In a few weeks’ time I’m going to be on a local radio programme in East Sussex, in which I get to choose all the music. Of the 20 songs on my list, 13 are from my childhood and adolescence. Of those, three are directly inherited from my parents – songs that were played in the house when I was young.
If that represents who I am today, then 65% of me is the same person I was before I became an adult, and 15% of me comes directly from my parents. The influence of parenting is astoundingly deep in our psyches. Or how else could you explain Dr Hook (pictured in their heyday) on my playlist?
If I was making this list back in my childhood, those percentages would have been much higher, and the younger I was the more my tastes would have been directly aligned with that of my adult family members. As a 10 year-old, Barry Manilow and The Wurzels would have made it onto there. But it’s not the case that children’s personalities come directly from their parents.
One of my song choices is inherited from my five year old son. Our children start out being linked almost wholly to us, but very quickly as we influence and change them, they influence and change us too.
I wonder if that is sometimes even more the case for the children who use Demelza. When I see young people with their parents in our services, I’m taken aback by the particular closeness in their relationships.
I wonder if that comes from parents sometimes being the only people who can readily communicate with their child, where there are communication issues. Or, when I attend one of our parents’ forums and hear what families are going through, I wonder if it’s because of the extraordinary lengths which parents of children with disabilities often have to go to in battling, striving and fighting for the care and support they need and are entitled to.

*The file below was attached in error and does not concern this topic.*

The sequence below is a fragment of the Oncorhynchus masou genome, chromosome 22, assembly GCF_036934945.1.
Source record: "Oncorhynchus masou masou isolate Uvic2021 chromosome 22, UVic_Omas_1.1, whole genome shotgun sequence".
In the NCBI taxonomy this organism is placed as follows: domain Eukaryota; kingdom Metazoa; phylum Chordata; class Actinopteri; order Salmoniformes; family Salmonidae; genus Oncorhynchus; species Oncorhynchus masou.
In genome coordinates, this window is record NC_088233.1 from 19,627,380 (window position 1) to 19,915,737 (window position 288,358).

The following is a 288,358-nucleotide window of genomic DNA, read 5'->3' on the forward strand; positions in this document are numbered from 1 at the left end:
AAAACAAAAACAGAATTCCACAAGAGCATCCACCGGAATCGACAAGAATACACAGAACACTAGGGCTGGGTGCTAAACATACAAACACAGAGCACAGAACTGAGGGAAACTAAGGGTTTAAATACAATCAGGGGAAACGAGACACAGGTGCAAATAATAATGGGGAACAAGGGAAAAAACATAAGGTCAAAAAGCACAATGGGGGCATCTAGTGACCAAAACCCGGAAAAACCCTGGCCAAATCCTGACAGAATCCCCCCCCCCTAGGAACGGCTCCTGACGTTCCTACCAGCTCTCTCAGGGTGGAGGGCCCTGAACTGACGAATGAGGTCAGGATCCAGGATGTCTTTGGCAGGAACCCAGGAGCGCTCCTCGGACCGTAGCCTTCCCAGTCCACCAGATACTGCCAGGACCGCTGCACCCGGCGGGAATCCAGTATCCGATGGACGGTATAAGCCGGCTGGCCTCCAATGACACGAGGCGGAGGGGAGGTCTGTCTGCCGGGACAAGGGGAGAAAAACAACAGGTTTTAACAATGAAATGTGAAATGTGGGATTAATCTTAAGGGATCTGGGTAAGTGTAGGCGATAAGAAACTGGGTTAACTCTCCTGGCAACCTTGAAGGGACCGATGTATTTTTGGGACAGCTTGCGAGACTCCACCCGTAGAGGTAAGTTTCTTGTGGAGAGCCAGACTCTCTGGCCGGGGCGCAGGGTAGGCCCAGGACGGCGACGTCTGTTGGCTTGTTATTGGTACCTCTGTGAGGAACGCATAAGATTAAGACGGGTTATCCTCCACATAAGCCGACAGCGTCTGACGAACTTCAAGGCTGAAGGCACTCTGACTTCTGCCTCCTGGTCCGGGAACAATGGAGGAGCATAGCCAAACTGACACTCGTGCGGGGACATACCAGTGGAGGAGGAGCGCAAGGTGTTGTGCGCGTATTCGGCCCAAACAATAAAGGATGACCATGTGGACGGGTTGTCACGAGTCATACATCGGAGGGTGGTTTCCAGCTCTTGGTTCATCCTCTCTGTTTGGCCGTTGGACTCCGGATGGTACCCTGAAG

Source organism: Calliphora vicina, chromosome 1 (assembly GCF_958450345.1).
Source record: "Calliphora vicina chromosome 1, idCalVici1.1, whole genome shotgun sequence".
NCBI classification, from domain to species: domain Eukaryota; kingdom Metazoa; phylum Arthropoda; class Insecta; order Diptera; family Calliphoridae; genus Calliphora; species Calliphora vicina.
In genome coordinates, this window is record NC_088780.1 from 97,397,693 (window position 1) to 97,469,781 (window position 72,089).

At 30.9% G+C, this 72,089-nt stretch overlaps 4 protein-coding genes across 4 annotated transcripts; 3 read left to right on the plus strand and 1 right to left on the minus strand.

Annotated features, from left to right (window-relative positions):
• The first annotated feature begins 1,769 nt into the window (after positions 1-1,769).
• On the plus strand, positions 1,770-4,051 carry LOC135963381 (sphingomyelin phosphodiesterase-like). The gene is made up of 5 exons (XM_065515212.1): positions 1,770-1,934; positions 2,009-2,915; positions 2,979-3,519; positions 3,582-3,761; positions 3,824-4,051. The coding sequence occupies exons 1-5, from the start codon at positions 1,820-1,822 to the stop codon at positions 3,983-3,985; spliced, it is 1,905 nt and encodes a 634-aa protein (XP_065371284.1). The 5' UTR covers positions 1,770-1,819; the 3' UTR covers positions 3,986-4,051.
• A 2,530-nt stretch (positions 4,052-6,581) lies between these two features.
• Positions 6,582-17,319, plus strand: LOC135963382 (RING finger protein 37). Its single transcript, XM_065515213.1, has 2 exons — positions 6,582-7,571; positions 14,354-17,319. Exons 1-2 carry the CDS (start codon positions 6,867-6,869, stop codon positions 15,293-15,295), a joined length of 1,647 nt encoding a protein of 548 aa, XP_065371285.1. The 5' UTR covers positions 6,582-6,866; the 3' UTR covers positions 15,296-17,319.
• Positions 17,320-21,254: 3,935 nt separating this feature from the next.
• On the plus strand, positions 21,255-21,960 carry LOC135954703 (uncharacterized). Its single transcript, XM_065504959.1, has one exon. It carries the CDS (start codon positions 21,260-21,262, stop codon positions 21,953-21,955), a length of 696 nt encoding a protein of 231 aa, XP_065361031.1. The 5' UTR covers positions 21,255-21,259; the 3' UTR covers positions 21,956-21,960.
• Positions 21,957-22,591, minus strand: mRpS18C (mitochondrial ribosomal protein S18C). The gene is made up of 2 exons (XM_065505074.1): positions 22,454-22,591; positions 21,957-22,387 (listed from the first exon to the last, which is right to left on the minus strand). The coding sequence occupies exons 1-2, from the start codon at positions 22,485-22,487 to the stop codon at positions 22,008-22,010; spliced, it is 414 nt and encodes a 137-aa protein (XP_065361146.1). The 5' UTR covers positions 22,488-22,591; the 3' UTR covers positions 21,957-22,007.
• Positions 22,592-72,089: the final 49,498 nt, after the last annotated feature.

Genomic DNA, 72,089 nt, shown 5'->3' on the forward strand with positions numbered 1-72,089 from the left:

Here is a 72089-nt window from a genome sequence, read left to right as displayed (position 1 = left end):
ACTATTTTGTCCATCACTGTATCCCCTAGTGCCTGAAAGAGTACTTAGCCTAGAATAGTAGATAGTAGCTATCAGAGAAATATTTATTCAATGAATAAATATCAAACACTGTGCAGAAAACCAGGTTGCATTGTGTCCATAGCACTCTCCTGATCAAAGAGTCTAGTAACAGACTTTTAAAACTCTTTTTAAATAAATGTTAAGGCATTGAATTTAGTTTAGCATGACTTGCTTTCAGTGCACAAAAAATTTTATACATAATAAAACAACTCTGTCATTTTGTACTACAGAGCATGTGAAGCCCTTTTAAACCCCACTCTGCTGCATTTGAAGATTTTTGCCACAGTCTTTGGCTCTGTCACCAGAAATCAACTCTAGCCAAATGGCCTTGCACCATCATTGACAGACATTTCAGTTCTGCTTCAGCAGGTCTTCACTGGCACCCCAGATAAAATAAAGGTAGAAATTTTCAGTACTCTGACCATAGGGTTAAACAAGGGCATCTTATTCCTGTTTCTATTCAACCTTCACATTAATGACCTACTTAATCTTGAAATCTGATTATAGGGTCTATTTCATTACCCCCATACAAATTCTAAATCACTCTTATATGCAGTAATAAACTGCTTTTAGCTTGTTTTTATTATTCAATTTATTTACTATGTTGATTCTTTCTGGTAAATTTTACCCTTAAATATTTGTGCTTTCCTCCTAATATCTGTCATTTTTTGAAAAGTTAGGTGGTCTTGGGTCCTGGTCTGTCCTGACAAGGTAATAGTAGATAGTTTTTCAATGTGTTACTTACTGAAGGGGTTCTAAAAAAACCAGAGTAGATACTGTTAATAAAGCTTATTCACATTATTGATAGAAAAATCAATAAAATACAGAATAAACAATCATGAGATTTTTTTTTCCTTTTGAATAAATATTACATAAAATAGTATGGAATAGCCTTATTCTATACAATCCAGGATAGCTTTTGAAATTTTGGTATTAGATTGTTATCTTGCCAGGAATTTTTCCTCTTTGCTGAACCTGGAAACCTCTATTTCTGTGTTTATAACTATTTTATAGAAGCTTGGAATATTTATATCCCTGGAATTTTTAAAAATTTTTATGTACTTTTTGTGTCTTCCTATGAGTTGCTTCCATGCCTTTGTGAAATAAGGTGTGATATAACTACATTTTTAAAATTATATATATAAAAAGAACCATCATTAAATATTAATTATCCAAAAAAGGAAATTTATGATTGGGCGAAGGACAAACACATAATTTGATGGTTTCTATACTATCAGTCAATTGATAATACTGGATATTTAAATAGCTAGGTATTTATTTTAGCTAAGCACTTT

As young people reach adolescence and start to develop their own independent hideous musical tastes, it’s a fight that they then start to take on themselves.
It shouldn’t be like that. Parents of children with disabilities shouldn’t have to be warriors, and neither should their children. Life can be hard enough as it is without unnecessary battles.
I don’t have the answer. But sometimes our care staff, family support staff, and transition and youth support staff do, or they can at least help share the load.
One lucky family is looking forward to the holiday of a lifetime after winning £25,000 in the Demelza Superdraw.
Kim Beckingham started playing the charity’s lottery in 2011, but never dreamed her numbers would come up.
“I signed up because Demelza is such a worthwhile cause, but I had no expectations as I’ve never won anything before. So winning came completely out of the blue and my reaction was total disbelief!”
Now Kim, her developer husband Philip and their two daughters, aged eight and 10, are planning some extra special adventures during a dream holiday to America.
The Demelza Lottery provides vital regular income to the charity, which has to raise over £10.5 million a year to care for life-threatened and life-limited children and their families at its hospices in Kent and South East London and in the community throughout East Sussex.
Demelza’s Head of Lottery and Gaming, Paul Booth, said: “Our lottery gives our supporters the chance to win and live their dream while enabling us to help seriously ill children to live the best life they can.”
From as little as £2 a week, players have the chance to win the £25,000 Superdraw or one of 53 weekly Lotto prizes of between £5-£1,000. For your chance to win, join now!